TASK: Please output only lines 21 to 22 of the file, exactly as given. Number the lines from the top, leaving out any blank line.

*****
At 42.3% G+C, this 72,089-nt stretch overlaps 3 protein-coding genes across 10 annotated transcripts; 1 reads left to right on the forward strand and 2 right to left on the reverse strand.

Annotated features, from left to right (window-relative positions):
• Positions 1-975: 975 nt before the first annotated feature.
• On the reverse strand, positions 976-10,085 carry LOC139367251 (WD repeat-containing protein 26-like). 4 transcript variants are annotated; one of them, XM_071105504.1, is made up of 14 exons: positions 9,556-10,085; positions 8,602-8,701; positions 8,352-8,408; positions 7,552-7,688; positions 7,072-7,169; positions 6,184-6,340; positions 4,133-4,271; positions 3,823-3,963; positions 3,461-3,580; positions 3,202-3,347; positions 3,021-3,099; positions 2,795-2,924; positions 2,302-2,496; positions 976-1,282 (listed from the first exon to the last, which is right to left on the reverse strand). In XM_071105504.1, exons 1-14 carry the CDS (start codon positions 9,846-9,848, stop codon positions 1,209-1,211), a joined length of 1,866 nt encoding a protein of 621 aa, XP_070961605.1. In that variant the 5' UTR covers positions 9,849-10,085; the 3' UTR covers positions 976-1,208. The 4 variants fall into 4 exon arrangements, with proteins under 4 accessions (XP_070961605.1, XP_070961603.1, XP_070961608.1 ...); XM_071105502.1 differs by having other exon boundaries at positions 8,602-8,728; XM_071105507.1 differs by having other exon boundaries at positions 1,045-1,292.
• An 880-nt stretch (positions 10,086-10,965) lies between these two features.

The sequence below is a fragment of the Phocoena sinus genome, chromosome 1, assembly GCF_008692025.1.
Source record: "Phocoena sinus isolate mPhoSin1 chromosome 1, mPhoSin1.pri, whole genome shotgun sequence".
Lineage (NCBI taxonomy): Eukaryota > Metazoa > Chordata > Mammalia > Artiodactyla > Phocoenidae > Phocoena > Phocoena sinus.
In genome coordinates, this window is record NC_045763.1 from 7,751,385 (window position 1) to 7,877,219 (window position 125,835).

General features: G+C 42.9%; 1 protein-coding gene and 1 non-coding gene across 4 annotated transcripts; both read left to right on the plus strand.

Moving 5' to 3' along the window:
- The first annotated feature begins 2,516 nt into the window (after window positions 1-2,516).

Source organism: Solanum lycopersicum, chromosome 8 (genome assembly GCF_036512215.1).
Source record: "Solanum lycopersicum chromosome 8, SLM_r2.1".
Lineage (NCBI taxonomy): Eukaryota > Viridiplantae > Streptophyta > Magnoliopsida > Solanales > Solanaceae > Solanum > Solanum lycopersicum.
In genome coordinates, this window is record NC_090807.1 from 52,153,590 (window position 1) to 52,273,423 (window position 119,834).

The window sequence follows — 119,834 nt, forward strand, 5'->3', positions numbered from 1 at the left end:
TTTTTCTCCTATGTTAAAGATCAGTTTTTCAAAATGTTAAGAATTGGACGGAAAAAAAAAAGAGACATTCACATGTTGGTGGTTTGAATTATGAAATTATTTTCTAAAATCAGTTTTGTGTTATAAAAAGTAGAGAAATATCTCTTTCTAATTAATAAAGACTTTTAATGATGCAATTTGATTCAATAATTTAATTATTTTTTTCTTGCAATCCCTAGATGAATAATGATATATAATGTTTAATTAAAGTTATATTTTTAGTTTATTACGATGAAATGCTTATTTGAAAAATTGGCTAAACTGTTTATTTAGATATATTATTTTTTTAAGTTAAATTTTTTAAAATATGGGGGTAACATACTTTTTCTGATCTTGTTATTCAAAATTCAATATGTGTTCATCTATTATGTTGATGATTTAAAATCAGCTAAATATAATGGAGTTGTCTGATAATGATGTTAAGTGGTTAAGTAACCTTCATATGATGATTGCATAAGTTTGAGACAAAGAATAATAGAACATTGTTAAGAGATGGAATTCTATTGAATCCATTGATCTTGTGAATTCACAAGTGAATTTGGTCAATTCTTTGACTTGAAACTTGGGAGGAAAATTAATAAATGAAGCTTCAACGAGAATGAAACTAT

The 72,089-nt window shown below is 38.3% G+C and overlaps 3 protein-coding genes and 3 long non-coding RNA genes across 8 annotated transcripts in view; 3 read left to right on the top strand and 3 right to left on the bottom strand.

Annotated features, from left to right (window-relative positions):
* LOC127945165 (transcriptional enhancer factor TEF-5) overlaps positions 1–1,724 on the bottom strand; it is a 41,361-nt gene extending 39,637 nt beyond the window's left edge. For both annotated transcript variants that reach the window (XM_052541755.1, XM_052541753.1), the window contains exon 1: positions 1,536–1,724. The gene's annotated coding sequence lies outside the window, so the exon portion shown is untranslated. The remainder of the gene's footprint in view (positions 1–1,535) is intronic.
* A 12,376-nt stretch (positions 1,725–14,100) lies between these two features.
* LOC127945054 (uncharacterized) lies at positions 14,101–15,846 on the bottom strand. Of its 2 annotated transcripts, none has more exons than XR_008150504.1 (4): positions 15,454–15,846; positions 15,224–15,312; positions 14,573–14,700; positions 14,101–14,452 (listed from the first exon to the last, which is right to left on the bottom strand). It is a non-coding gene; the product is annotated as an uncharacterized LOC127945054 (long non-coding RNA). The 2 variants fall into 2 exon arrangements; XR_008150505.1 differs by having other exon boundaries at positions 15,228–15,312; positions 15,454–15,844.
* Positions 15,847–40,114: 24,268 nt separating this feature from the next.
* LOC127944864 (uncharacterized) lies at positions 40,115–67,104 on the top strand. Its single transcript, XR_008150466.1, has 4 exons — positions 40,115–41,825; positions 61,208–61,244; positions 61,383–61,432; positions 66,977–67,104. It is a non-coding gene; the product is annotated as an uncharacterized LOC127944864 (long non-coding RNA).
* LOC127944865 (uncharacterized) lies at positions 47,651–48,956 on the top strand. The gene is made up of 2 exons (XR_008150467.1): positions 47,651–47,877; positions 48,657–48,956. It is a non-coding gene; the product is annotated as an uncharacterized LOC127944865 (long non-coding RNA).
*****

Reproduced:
* LOC127945165 (transcriptional enhancer factor TEF-5) overlaps positions 1–1,724 on the bottom strand; it is a 41,361-nt gene extending 39,637 nt beyond the window's left edge. For both annotated transcript variants that reach the window (XM_052541755.1, XM_052541753.1), the window contains exon 1: positions 1,536–1,724. The gene's annotated coding sequence lies outside the window, so the exon portion shown is untranslated. The remainder of the gene's footprint in view (positions 1–1,535) is intronic.
* A 12,376-nt stretch (positions 1,725–14,100) lies between these two features.